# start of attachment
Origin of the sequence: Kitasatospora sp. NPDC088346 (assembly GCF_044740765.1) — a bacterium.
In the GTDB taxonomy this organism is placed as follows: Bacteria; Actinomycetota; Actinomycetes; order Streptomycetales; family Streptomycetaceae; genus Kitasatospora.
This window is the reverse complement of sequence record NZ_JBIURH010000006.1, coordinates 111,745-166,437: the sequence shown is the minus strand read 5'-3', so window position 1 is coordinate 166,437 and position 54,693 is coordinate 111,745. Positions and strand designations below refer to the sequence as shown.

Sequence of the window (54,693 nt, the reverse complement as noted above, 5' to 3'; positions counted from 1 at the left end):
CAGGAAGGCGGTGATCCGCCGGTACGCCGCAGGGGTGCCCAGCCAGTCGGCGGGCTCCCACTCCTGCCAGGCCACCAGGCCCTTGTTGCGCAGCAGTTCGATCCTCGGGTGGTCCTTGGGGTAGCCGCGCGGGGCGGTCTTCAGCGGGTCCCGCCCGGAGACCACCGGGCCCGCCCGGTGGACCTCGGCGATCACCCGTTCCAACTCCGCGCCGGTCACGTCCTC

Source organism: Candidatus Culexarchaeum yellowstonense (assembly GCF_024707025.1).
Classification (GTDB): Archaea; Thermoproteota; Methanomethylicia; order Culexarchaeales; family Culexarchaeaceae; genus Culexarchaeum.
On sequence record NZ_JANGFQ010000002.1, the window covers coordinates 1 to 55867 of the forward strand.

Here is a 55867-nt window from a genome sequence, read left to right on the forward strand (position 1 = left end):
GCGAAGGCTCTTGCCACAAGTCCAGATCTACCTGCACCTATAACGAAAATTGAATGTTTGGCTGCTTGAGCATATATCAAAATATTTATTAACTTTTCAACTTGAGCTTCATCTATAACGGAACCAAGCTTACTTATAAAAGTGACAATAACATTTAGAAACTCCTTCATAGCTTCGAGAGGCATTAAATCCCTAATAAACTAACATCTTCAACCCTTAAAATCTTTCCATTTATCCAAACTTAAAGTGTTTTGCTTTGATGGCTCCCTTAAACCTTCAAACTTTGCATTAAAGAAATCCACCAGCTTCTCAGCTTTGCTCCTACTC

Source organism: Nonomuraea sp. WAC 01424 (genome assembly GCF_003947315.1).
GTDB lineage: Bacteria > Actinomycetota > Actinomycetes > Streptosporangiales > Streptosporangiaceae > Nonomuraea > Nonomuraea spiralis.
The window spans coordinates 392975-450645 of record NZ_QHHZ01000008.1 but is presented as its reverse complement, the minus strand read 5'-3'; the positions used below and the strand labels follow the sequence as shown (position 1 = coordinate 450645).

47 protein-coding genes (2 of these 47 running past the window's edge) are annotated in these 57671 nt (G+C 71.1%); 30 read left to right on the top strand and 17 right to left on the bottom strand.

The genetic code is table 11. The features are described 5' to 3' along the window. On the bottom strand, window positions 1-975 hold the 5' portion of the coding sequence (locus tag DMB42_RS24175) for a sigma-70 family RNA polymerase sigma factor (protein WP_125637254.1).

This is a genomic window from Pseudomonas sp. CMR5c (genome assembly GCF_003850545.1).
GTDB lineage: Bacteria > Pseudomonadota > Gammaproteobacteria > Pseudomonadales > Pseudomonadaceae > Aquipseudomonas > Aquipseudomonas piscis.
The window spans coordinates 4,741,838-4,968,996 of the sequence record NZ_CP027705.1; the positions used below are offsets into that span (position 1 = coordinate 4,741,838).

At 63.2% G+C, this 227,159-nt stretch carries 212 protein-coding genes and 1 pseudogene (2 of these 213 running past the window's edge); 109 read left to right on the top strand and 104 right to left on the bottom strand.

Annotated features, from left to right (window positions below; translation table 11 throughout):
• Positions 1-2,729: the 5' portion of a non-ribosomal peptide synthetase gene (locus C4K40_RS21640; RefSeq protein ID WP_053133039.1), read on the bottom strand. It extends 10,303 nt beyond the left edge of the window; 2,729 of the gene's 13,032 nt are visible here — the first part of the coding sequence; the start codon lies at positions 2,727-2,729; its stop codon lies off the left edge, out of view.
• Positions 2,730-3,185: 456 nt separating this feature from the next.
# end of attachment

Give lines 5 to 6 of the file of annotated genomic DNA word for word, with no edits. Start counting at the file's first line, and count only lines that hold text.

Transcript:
CAGGAAGGCGGTGATCCGCCGGTACGCCGCAGGGGTGCCCAGCCAGTCGGCGGGCTCCCACTCCTGCCAGGCCACCAGGCCCTTGTTGCGCAGCAGTTCGATCCTCGGGTGGTCCTTGGGGTAGCCGCGCGGGGCGGTCTTCAGCGGGTCCCGCCCGGAGACCACCGGGCCCGCCCGGTGGACCTCGGCGATCACCCGTTCCAACTCCGCGCCGGTCACGTCCTC

Source organism: Candidatus Culexarchaeum yellowstonense (assembly GCF_024707025.1).